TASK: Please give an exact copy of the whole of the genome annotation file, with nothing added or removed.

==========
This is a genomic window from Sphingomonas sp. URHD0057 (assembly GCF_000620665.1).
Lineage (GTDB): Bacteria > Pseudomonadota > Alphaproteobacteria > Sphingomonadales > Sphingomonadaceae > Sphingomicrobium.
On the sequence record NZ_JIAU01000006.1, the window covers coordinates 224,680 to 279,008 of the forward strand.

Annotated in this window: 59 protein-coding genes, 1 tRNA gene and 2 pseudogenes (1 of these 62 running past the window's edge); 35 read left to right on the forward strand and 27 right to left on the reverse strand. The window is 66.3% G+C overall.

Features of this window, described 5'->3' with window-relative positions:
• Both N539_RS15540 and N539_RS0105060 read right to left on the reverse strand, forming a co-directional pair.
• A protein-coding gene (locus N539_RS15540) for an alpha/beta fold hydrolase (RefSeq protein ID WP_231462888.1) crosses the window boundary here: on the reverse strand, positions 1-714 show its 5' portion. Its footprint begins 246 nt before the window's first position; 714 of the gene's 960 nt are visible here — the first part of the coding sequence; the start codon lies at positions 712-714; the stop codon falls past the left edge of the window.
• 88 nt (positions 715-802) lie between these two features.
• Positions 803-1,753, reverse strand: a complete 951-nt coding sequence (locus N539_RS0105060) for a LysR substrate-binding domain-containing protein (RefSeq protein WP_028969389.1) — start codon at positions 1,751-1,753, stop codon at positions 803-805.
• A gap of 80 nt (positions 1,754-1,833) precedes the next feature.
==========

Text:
This is a genomic window from Sphingomonas sp. URHD0057 (assembly GCF_000620665.1).
Lineage (GTDB): Bacteria > Pseudomonadota > Alphaproteobacteria > Sphingomonadales > Sphingomonadaceae > Sphingomicrobium.
On the sequence record NZ_JIAU01000006.1, the window covers coordinates 224,680 to 279,008 of the forward strand.

Annotated in this window: 59 protein-coding genes, 1 tRNA gene and 2 pseudogenes (1 of these 62 running past the window's edge); 35 read left to right on the forward strand and 27 right to left on the reverse strand. The window is 66.3% G+C overall.

Features of this window, described 5'->3' with window-relative positions:
• Both N539_RS15540 and N539_RS0105060 read right to left on the reverse strand, forming a co-directional pair.
• A protein-coding gene (locus N539_RS15540) for an alpha/beta fold hydrolase (RefSeq protein ID WP_231462888.1) crosses the window boundary here: on the reverse strand, positions 1-714 show its 5' portion. Its footprint begins 246 nt before the window's first position; 714 of the gene's 960 nt are visible here — the first part of the coding sequence; the start codon lies at positions 712-714; the stop codon falls past the left edge of the window.
• 88 nt (positions 715-802) lie between these two features.
• Positions 803-1,753, reverse strand: a complete 951-nt coding sequence (locus N539_RS0105060) for a LysR substrate-binding domain-containing protein (RefSeq protein WP_028969389.1) — start codon at positions 1,751-1,753, stop codon at positions 803-805.
• A gap of 80 nt (positions 1,754-1,833) precedes the next feature.